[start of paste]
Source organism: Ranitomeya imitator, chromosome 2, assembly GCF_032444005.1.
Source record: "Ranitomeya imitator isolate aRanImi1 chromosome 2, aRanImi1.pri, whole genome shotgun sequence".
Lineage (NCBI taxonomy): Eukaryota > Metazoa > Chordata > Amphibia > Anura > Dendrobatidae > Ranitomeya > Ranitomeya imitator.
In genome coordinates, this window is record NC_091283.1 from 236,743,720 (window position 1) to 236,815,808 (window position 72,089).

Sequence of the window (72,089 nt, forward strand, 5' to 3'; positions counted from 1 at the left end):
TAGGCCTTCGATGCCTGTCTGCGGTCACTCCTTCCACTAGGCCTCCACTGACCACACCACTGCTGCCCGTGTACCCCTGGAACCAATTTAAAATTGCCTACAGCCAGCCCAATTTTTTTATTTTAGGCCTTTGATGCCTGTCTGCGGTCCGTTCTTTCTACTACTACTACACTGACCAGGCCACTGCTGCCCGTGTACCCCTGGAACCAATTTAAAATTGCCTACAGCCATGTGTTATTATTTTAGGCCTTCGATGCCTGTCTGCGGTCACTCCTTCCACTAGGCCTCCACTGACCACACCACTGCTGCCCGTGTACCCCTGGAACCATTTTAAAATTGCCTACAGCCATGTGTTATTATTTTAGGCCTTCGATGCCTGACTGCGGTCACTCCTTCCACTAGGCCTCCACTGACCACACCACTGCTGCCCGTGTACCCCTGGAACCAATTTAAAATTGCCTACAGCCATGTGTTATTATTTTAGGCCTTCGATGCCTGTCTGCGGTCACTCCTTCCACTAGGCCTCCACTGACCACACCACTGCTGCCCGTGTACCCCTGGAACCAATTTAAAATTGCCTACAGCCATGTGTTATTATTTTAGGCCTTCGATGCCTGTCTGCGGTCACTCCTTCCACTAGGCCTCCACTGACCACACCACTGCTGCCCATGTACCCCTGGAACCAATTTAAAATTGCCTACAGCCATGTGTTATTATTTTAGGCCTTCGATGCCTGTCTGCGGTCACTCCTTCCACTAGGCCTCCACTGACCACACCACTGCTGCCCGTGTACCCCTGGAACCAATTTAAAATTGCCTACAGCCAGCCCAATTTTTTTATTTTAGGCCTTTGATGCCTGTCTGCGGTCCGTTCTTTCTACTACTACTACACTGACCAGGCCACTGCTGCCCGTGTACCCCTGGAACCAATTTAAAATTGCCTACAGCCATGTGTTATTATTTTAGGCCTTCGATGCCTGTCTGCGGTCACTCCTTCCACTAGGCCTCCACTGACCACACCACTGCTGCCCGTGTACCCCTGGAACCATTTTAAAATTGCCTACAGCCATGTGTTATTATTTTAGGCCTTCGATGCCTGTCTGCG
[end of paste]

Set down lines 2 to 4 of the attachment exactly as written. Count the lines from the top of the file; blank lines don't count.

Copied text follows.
Source record: "Ranitomeya imitator isolate aRanImi1 chromosome 2, aRanImi1.pri, whole genome shotgun sequence".
Lineage (NCBI taxonomy): Eukaryota > Metazoa > Chordata > Amphibia > Anura > Dendrobatidae > Ranitomeya > Ranitomeya imitator.
In genome coordinates, this window is record NC_091283.1 from 236,743,720 (window position 1) to 236,815,808 (window position 72,089).